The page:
And now the real fun begins
The primaries are at last over, and not a day too soon. Now Democrats and the Republicans can turn to dismantling each other in pursuit of the presidency. This should be a campaign to remember.
Bernie Sanders talked to President Obama Thursday. Nobody got a transcript of remarks but when he emerged from the White House the senator from Vermont sounded more like a valedictorian than the roughhouse pursuer of Hillary Clinton.
He repeated the usual applause lines — “a Trump presidency would be a disaster” and “I’ll work as hard as I can to make sure Donald Trump does not become president of the United States” — and seemed pleased to bask in the shade of President Obama. But like a defeated candidate who can’t quite give up the ghost, he promised to monitor “a full accounting of the votes in California,” though it’s not clear why. He said he’s sure the full accounting will show the results will show “a much closer vote” than the licking by 400,000 votes he took Tuesday, though to what purpose he did not say. There won’t be a recount.
Thursday was a Democratic day in Washington, and Hillary could for once keep the noise level down as she did her own basking in the shade of her pants suit. The White House released a video of the president supplying the feminist noise — “she’s woman and hear her roar” — and promised to join her on the hustings next week in Wisconsin.
Mr. Obama sounded as if auditioning for carnival shill, saying that he doesn’t think “there’s ever been someone so qualified to hold this office.” Better than George Washington? John Adams? Thomas Jefferson? Abraham Lincoln? Franklin D. Roosevelt?
Well, that’s what the man said. Mr. Obama, in all fairness, is not a student of American history, and he might not have heard of all the presidents on that honor roll of the nation’s greatest chiefs. He’s the president who once spoke of the nation’s “57 states.” The America he does not know well obviously bores him.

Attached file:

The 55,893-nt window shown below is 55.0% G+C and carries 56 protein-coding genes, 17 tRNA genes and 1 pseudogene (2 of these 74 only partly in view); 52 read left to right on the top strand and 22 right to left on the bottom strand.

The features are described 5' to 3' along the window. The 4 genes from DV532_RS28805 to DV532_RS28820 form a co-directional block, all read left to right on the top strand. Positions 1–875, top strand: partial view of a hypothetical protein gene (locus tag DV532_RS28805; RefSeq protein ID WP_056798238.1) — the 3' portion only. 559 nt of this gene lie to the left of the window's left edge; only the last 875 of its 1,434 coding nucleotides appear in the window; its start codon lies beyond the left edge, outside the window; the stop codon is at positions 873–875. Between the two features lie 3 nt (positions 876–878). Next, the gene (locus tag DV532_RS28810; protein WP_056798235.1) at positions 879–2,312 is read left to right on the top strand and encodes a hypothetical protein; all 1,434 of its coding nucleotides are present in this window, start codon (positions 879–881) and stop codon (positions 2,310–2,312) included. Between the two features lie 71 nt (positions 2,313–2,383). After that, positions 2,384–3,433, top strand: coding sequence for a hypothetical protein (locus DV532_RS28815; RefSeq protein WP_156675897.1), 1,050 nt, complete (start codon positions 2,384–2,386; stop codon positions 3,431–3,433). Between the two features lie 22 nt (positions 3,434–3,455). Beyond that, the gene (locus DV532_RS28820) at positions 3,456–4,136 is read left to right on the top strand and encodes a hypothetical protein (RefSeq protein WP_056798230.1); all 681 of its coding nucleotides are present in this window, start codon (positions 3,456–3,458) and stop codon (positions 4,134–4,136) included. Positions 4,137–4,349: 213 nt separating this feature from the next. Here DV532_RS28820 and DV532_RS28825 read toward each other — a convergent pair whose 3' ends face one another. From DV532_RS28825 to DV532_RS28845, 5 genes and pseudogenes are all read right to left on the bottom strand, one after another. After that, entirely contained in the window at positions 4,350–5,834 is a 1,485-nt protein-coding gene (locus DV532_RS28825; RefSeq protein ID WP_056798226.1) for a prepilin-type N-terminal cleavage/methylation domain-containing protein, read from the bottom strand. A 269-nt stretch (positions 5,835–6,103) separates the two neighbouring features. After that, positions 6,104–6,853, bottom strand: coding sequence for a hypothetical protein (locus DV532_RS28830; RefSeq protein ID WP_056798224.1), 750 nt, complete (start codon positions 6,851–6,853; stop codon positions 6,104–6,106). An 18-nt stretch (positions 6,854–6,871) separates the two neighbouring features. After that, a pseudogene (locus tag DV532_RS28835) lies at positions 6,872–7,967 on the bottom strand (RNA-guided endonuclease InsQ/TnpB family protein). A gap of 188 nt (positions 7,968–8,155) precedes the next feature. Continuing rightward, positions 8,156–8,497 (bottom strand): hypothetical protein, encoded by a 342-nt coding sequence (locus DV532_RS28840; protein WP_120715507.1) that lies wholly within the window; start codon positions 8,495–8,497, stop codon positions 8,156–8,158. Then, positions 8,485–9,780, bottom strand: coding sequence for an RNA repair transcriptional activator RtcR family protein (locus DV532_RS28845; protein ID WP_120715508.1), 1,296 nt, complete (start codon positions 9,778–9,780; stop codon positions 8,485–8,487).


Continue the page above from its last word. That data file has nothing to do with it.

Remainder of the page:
His endorsement of Hillary was inevitable, but it’s not at all clear how much, if at all, endorsements, whether by a president, a governor or even a newspaper, have ever actually determined the winner in an election.
This week a columnist for The Washington Post, ever attentive to the interests of Republicans, speculated how Paul Ryan might “withdraw” his endorsement of Donald Trump. This is surely not worrying the Donald because Americans are a perverse and stubborn race and imagine themselves fully qualified to make up their own minds. Besides, congressmen don’t pack much weight this season.
Both Hillary and the Donald are well advised, as the pitcher Satchell Paige famously said, to never look back, “because something might be gaining on you.” What’s gaining on Hillary is the outlaw media, so called because it is not restrained by the conventional wisdom, and what several filmmakers have ready for her. The Hollywood Reporter reports that up to eight “right-leaning” films are due in theaters and on television screens between now and the November election.
The first one, “Deposition,” on YouTube now, is a re-enactment of testimony taken from Hillary aides about what she did, and more important, what she didn’t do about the seizure of the American consulate in Benghazi, where four Americans, including the U.S. ambassador, died. The testimony is re-enacted because a judge suppressed the video of the real deposition. In it, Hillary’s close adviser Cheryl Mills uses some version of “I don’t recall” or “I don’t remember” to answer 189 questions. This is the device frequently prescribed by defense lawyers because not remembering, even if everyone in the courtroom knows the witness is lying, can’t be prosecuted as perjury. Who can say what someone else remembers (or doesn’t want to remember)?
The Hillary film with the biggest budget is “Hillary’s America” by Dinesh D’Souza, produced for $5 million with another $5 million for prints and advertising. The producer, Gerald Molen, who won an Oscar for “Schindler’s List,” describes “Hillary’s America” as a primer on racism in the Democratic Party. “Students know nothing about history, nothing about America,” he says. “They don’t know that 600,000 people died in the Civil War, most of them trying to protect black Americans from Democrats who supported slavery.”
That’s a somewhat fanciful reading of Civil War history — it would be news to many Union soldiers that they were fighting to protect slaves or end slavery – but it’s likely to find a big audience when it opens in Los Angeles and again in Cleveland on the eve of the conventions.
No one’s counting on Hillary to give two thumbs up. She’s more likely to use another finger. Wesley Pruden is editor in chief emeritus of The Washington Times.